Generate Yesterday’s Date Through Windows Batch

Generating past date in a windows batch can be tricky. There doesn’t seem to be any date arithmetic functionality within the DOS kernel. There are a number of ways you can do it, but the one that works for me is through the generation of a text file. There is only one pre-requisite which is listed below

  • Windows Script Hosting (Installed on most XP Pro machines but can be downloaded here.)

 

You need to create two files, in this example, I’ve referred to them as gendate.vbs and gendate.bat. Gendate.vbs is written in vbscript and it takes two integer parameters:

  • Days Integer Paramater eg. -1 for yesterday’s date, 1 for tomorrow’s date and 0 for today’s date
  • Date output format parameter i.e. 0 returns YYYY-MM-DD, 1 returns DD-MON-YY

 

The first parameter is an integer value which is the number of days before/after the current date – used to determine the date you want returned. The second parameter determines the date format you want returned i.e 0 returns YYYY-MM-DD format, while 1 returns DD-MON-YY format. This module can be extended to return whatever format you require. Here’s the content of gendate.vbs:

'Wscript.Arguments(0) - Days Integer Paramater eg. -1 for yesterday's date, 1 for tomorrow's date and 0 for today's date
'Wscript.Arguments(1) - Date output format parameter i.e. 0 returns YYYY-MM-DD, 1 returns DD-MON-YY

dateRequested = dateadd("d", Wscript.Arguments(0) ,date)
yestStr = dateToString(dateRequested, Wscript.Arguments(1))

'Write response to file
Dim oFs, oTextFile, iMode
iMode = 2
set oFs = createobject("Scripting.FileSystemObject")
set oTextFile = oFs.OpenTextFile("date.txt", iMode, True)
oTextFile.Write yestStr
oTextFile.Close
set oTextFile = nothing
set oFS = nothing

'**************************************************************************************
'* dateToString
'* -------------------------------
'* Returns date object as a string
'* if opt = 0 then returns date string in YYYY-MM-DD format
'* otherwise return DD-MON-YY
'**************************************************************************************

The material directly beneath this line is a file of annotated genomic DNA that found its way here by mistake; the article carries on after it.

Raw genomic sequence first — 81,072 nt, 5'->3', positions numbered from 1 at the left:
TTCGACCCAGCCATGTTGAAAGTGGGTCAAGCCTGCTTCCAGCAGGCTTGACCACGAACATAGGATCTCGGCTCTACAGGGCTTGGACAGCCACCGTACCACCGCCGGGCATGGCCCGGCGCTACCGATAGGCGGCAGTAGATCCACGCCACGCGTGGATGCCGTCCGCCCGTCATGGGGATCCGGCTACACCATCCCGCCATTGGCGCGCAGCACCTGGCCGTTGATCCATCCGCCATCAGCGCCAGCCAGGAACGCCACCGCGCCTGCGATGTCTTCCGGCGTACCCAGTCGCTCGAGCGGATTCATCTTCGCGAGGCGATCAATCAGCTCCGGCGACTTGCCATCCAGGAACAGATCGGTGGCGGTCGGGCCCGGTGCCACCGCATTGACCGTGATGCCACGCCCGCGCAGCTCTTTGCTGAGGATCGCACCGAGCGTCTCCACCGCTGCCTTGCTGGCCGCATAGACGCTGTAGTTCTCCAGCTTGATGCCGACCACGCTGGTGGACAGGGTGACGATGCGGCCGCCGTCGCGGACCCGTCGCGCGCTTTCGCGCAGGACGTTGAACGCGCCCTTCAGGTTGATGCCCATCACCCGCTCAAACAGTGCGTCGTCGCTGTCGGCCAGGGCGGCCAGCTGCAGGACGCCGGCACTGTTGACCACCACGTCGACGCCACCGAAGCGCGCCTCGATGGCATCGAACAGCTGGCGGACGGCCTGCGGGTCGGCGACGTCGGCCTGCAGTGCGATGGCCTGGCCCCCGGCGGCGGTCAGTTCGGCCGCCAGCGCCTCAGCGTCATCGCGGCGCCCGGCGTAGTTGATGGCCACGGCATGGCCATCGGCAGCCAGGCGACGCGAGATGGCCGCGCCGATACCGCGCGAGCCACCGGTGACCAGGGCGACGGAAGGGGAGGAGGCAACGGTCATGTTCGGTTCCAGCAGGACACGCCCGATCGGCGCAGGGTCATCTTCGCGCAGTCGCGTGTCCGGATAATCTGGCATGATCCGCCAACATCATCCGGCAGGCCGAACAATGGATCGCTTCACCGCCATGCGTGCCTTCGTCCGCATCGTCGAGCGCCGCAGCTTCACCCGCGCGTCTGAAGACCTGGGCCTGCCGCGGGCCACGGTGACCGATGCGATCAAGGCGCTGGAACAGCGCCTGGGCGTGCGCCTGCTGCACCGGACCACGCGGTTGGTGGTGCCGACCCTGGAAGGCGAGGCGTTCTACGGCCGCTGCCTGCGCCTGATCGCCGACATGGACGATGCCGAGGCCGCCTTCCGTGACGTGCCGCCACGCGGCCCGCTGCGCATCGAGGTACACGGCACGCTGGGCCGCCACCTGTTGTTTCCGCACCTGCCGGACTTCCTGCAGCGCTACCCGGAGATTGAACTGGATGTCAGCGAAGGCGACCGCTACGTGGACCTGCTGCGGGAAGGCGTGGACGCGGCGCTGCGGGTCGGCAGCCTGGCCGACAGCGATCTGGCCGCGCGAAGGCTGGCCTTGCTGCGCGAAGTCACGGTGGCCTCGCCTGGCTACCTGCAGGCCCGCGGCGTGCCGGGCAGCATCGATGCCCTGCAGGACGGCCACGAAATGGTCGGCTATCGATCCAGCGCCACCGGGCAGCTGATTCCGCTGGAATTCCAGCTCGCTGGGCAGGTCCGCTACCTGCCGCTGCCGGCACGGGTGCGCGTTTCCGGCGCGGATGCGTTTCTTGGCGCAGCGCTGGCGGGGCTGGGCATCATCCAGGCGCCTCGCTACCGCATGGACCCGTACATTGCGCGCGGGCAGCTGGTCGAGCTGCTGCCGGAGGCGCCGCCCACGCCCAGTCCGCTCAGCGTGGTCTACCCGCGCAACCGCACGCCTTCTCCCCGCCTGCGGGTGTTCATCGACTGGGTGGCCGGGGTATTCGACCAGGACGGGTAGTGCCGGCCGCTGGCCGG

Function dateToString(dteObj, opt)
  dayStr = Day(dteObj)
  if CInt(dayStr) < 10 then
    dayStr = "0" & dayStr
  end if
  monStr = Month(dteObj)
  if CInt(monStr) < 10 then
    monStr = "0" & monStr
  end if

  if opt = 0 then
    retStr = Year(dteObj) & "-" & monStr & "-" & dayStr
  else
    monName = MonthName(monStr,true)
    retStr = dayStr & "-" & UCASE(monName) & "-" & Right(Year(dteObj), 2)
  end if
dateToString = retStr
End Function

Gendate.bat is windows batch file that drives the process. It calls gendate.vbs and outputs the date string requested. Of course you need to add your business process in this file so that it performs tasks that you require. Here’s the content of gendate.bat:

@echo off

if "%1"=="" goto :usage
if "%2"=="" goto :usage

REM If you're familiar with VBSCRIPT you can modify this file to return any date format that you require
gendate.vbs %1 %2

setlocal enabledelayedexpansion
set SEPARATOR=
set filecontent=
for /f "delims=" %%a in (date.txt) do (
  set currentline=%%a
  set filecontent=!filecontent!%SEPARATOR%!currentline!
)

set datestr=%filecontent%
echo The date requested is: %datestr%
echo This value is stored in a variable called "datestr" and can be used within the script

goto :done

:Usage

echo usage 		gendate [Days Integer Paramater] [Date format type]

echo Example to generate yesterday's date in YYYY-MM-DD format: 	gendate -1 0
echo Example to generate yesterday's date in DD-MON-YY format: 	gendate -1 1

echo Example to generate tomorrow's date in YYYY-MM-DD format: 	gendate -1 0
echo Example to generate tomorrow's date in DD-MON-YY format: 	gendate -1 1

echo Example to generate today's date in YYYY-MM-DD format: 	gendate 0 0
echo Example to generate today's date in DD-MON-YY format: 	gendate 0 1

:done

To use the script, call the following in a command prompt window:

echo Example to generate yesterday’s date in YYYY-MM-DD format: gendate -1 0

echo Example to generate yesterday’s date in DD-MON-YY format: gendate -1 1

echo Example to generate tomorrow’s date in YYYY-MM-DD format: gendate -1 0

echo Example to generate tomorrow’s date in DD-MON-YY format: gendate -1 1

echo Example to generate today’s date in YYYY-MM-DD format: gendate 0 0

echo Example to generate today’s date in DD-MON-YY format: gendate 0 1

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